1633 the Bavarian village of Oberammergau, ravaged by a pandemic, made a pledge to God. Now another pandemic has forced villagers to abandon their promise.
Nearly 400 years ago the history of the Passion Play began In 1633 the midst of the Thirty Years’ War, the bubonic plague raged in many parts of Europe and did not spare Oberammergau. After months of suffering and dying from the plague, the people of Oberammergau pledged to act out a play of the suffering, death and resurrection of our Lord, Jesus Christ once every 10 years, as long as no one was to die of the plague anymore. The villagers were answered by God and therefore in 1634 the first Passion Play took place.
The promise has been kept with the passion plays being performed every 10 years Until 2020 when another pandemic forced the villagers to abandon their pledge.
2020 the Passion Play had to be postponed for two years due to the corona-pandemic. The 42nd Oberammergau Passion Play will now take place from 14 May to 2 October 2022.
Nestled amidst majestic peaks, this breathtaking city offers a unique combination of nature, history, and culture. You can stroll its streets full of Baroque and Gothic architecture in the Old Town, or discover one of the hip districts such as Mariahilf or St. Nikolaus where Innsbruck’s uni students like to meet for a drink. After, you can take a cable car from the city centre, and in just 20 minutes, reach the Seegrub mountain at 2,000 m (6,562 ft). Here you can take in spectacular views of the Inn valley and the surrounding mountains.
The train has been whistling and steaming its way up the mountain for over 130 years. From Jenbach in the Inntal Valley to Lake Achensee it covers a distance of approximately 7 kilometres climbing over an elevation of 440 metres. The Achensee Steam Cog Railway is the oldest of its kind in Europe and will start running again in May 2022.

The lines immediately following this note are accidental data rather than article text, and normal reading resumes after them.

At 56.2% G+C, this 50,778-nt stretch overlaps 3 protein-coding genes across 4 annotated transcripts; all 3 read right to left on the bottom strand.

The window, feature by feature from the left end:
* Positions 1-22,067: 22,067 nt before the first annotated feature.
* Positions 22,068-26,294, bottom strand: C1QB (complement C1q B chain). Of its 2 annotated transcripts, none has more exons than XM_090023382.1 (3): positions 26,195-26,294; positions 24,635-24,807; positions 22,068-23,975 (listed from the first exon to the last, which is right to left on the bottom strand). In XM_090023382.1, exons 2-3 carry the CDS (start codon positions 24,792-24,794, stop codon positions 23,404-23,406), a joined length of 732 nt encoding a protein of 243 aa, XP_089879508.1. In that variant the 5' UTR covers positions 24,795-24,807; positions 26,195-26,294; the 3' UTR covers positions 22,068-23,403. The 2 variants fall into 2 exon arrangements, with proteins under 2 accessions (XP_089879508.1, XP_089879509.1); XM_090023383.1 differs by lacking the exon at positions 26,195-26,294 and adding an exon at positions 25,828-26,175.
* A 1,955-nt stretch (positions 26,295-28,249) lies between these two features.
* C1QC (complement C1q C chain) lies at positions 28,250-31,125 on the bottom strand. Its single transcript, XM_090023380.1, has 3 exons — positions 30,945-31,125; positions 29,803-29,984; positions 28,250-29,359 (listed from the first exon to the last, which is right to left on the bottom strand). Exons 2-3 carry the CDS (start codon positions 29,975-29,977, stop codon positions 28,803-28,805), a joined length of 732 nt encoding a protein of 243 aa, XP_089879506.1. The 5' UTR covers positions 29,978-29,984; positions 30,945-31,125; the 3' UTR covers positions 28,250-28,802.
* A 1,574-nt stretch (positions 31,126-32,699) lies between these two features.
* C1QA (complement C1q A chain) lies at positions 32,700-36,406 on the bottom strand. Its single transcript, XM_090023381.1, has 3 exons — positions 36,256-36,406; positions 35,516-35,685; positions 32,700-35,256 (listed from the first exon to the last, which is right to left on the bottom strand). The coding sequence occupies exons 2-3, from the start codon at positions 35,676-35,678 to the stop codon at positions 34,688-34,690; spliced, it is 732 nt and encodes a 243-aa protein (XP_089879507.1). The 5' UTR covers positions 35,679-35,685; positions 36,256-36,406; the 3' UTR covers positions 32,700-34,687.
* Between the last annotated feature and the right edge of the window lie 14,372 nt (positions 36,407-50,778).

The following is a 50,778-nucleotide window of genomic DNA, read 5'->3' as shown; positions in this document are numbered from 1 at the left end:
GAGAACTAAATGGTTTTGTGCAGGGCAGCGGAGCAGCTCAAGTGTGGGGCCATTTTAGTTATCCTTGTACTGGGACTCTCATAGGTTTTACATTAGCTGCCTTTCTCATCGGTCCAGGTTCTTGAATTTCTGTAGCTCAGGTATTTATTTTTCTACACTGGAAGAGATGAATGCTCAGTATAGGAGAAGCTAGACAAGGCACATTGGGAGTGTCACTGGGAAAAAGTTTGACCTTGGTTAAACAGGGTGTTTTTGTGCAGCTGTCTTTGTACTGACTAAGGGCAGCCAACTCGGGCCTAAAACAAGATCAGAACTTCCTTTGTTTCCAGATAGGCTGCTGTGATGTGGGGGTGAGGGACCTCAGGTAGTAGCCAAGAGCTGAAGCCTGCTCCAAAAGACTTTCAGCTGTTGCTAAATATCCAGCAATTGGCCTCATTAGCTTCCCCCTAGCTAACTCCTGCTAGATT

Due to its wealth of fishing and hunting opportunities, Lake Achensee has always been of interest to sovereign rulers, like Emperor Maximilian I and Archduke Ferdinand II., who had luxurious boats made. When in the middle of the 19th century tourists discovered Lake Achensee, the owner of the lake, the Fiecht monastery, managed to get a shipping concession. Eventually they ordered a steam boat with a dockyard in Linz. The individual components were transported from Jenbach to Lake Achensee by horses, and the boat was assembled in Pertisau. In mid-June of 1887 the ship was christened St. Joseph.
When two years later the steam cog railway from Jenbach to Achensee opened, a second steam ship, the “”St. Benedikt”, was launched. The “Stella Maris”, purchased in 1911 and later renamed to “Stadt Innsbruck”, was the first diesel-powered vessel to sail on European inland waters.
Centuries ago the easy accessibility and the outstanding beauty of Lake Achensee, whose shores are bordered by the Karwendel and Rofan mountain ranges, attracted sovereign rulers from Tirol and their many court members. Later, famous scholars and artists chose the area time and again for their summer holidays.
Witness the fairy tale castles of Neuschwanstein and Linderhof, created by Germany’s 19th-century King Ludwig II.
Spend the day in Oberammergau and enjoy the Passion Plays. Enjoy a morning in the quaint village of Oberammergau, taking in the local houses adorned with beautiful frescoes and wood carvings. Lunch will be taken in a local restaurant before a gongs sounds throughout the village to indicate the start of the play, which take up the rest of the day.
Fly home or spend a night in Munich, Bavaria’s capital, home to centuries-old buildings and numerous museums. The city is known for its annual Oktoberfest celebration and its beer halls, including the famed Hofbräuhaus, founded in 1589. In the Altstadt (Old Town), central Marienplatz square contains landmarks such as Neo-Gothic Neues Rathaus (town hall), with a popular glockenspiel show that chimes and reenacts stories from the 16th century.